So on the 7th in the morning, you wake up and literally 20,000, 30,000 I think upwards of 40,000 people gather on this mosque to pray all together. And whether or not you’re very religious person, just being able to see that experience of the culture is such a fascinating part of this region. I’ve been able to do it twice now. It’s a funny story. The first time I saw it, I saw it from ground level, and I just knew that this is really cool but if I can get a higher view. And I’d seen some reporters that had gotten up to a building and I went to the door and then the security guard waved me off. But the second time I went a day early and basically talked to one of the guards. And said, “Hey, what’s it going to take for me to get up there?” And he was reluctant at first but eventually, I’m not doing anything wrong. I’m not breaking any laws. It’s all just about the building owner and who they want to let up. So I basically sweet talked him, gave him a little something for his time and effort. And the next morning, sure enough, he let me up to the top of the building and got some gorgeous views of just the people that are surrounding this yellow tile Id Kah Mosque and together doing their prayers to end the Ramadan. So anyway, we’re here in Kashgar.

There’s so much to see in Kashgar. One of the great things about Kashgar is that there’s so much surrounding it, so you don’t necessarily have to stay in the city. But within the city, there are things like I mentioned, the mosque, there’s the old city which over the past few years, has had some news because China’s torn down some of the old city and rebuilt it a little bit. But there’s still sections that you can see where you walk through and it’s just these tiny alleys that are reminiscent of mosques that you would find throughout Central Asia where it’s the mud brick and you’re peering into people’s homes. It’s very much a communal living environment. [inaudible 00:23:06]. It’s a really neat place to see again, the Uyghur culture and just get to have fun walking around. The new old city is a little bit different. It’s wide streets and nice-looking shop signs and all that stuff. But in my opinion, still, a place where the Uyghur people gather. So there’s interesting things there.

Chris: While you’re catching your breath there, the one thing I did want to tell people is one of the reasons you were saying very specifically what day Ramadan would be in 2016 is that it changes by roughly 10-11 days a year. So it keeps moving forward in the calendar year. So if you’re listening to this 5 years from now, it’s roughly 50 days before the date that we were talking about. So look it up. But it really does move sometimes it’s in the summertime and then later on it will be in the spring a few years later.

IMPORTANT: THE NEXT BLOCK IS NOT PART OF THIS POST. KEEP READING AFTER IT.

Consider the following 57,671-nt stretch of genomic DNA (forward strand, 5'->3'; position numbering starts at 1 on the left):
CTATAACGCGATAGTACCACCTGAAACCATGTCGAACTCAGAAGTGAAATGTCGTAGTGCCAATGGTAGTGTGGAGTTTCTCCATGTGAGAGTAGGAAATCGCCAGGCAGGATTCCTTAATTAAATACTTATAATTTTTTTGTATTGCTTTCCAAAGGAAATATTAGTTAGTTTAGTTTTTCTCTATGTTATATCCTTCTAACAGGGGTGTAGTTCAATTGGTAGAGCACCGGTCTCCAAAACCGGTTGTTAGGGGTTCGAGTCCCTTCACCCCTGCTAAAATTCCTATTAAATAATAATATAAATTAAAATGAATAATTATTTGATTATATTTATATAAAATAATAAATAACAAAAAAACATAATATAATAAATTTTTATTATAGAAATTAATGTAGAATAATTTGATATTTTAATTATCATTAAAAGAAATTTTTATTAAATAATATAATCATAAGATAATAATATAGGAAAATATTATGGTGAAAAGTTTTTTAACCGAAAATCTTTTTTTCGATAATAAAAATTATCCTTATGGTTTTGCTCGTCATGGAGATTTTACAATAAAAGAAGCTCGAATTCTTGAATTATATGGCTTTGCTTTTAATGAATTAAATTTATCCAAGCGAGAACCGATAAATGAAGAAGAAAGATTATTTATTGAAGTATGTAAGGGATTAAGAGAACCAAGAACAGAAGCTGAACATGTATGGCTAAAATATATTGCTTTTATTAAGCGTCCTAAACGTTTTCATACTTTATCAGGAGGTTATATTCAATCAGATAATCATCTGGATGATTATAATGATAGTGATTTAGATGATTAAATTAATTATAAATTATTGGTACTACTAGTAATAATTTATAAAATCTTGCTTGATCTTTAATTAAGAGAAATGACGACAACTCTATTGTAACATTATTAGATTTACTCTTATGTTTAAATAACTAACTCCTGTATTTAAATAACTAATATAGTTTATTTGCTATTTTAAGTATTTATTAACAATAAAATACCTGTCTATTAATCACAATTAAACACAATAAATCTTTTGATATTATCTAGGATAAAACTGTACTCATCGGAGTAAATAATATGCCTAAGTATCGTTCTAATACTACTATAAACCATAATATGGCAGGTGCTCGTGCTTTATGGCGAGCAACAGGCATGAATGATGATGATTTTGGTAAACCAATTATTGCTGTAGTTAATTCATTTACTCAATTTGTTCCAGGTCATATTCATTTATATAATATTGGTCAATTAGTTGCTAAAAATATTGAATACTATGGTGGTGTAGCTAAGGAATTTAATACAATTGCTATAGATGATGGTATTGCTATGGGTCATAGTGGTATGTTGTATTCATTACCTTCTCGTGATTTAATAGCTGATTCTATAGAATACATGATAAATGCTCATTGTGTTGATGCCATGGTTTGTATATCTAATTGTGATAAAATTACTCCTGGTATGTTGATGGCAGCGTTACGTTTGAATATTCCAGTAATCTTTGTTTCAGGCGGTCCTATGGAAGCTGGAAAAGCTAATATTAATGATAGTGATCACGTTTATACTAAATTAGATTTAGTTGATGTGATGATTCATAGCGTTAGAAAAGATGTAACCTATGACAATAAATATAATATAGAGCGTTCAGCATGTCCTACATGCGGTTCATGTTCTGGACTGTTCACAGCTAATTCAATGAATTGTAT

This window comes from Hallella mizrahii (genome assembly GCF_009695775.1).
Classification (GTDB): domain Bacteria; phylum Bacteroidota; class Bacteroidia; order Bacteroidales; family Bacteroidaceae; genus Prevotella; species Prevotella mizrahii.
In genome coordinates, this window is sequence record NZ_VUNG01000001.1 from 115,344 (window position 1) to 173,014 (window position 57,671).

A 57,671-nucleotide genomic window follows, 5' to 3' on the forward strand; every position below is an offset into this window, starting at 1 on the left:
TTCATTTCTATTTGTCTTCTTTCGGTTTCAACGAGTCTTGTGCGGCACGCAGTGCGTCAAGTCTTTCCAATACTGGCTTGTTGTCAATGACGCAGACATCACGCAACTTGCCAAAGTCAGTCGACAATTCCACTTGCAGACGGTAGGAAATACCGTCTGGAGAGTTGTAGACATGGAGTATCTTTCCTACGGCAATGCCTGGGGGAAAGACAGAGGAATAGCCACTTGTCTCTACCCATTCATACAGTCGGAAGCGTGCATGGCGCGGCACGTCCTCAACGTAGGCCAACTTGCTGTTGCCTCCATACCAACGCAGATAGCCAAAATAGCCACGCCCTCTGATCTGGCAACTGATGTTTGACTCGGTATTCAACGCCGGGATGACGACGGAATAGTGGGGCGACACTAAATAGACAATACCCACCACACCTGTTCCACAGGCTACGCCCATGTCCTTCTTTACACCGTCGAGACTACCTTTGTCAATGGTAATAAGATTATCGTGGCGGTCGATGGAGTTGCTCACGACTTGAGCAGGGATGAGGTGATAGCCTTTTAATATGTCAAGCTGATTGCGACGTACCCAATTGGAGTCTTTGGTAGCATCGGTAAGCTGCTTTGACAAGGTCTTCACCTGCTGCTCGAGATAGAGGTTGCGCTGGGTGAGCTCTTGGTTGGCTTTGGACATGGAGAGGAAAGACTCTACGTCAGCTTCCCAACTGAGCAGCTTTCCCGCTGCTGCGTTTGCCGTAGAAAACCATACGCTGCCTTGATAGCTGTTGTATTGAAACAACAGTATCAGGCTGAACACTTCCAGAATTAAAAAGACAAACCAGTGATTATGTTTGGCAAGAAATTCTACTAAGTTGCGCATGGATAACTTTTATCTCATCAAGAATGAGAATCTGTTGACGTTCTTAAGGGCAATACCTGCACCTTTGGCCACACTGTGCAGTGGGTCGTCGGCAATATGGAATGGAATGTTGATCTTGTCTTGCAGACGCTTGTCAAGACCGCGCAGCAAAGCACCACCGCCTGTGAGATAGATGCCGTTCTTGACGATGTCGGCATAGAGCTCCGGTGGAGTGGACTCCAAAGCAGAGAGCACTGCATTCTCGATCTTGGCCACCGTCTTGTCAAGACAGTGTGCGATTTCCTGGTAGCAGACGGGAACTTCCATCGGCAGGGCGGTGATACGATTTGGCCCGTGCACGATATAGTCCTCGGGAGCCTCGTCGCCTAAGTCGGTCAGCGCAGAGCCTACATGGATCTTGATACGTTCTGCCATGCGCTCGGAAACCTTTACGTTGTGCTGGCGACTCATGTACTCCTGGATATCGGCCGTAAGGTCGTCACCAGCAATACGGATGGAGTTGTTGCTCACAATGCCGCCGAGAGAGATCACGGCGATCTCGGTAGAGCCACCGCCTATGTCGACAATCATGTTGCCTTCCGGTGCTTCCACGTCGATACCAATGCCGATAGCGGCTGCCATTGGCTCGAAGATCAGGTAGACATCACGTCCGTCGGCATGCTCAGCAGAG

Josh: Absolutely. All my friends here complain about it when it’s in the summer because the days are so long. And according to Muslim tradition, you’re not supposed to eat from sun up to sun down. So in the winter when the days are really short, that’s not a big deal. You can eat until 10 a.m. and then you can eat it 6 p.m., 7 p.m. But when the sun comes up at 6 a.m., and goes down at 11 p.m. it’s a long day.

Chris: Yeah. Well, I had to look it up because we had a Turkish exchange student live with us not all that long ago probably 10 years ago. And it was in October. So I was like, really hasn’t moved that far, okay. How much does it move a year? I had to look that up.

Josh: Yeah, exactly.

Chris: Excellent.

Josh: So in Kashgar, you have things like the Afaq Khoja Mausoleum. Some people may have heard of the Fragrant Concubine. It’s an old story where one of the Chinese emperors had come out of this region and apparently, this woman, her smell was so intoxicating that he brought her back to Beijing and had her live with him as one of his concubines in the Forbidden City. What I find very fascinating about the story is you go in and you can see the mausoleum and there’s a place where they think this lady is now buried although a lot of historians now say that probably isn’t the case. But the fascinating thing to me is that there are actually two stories, you have the Chinese story and the Uyghur story. And the Chinese story, of course, says that she willingly came out and she loved her time in Beijing. And then, of course, the Uyghur story says she really did not want to go out there, and she hated being apart from her people, and she did not want to be out there. Which story is true? I don’t know. But the fact that this lady is celebrated by both sides using both different stories, it’s a funny thing to me.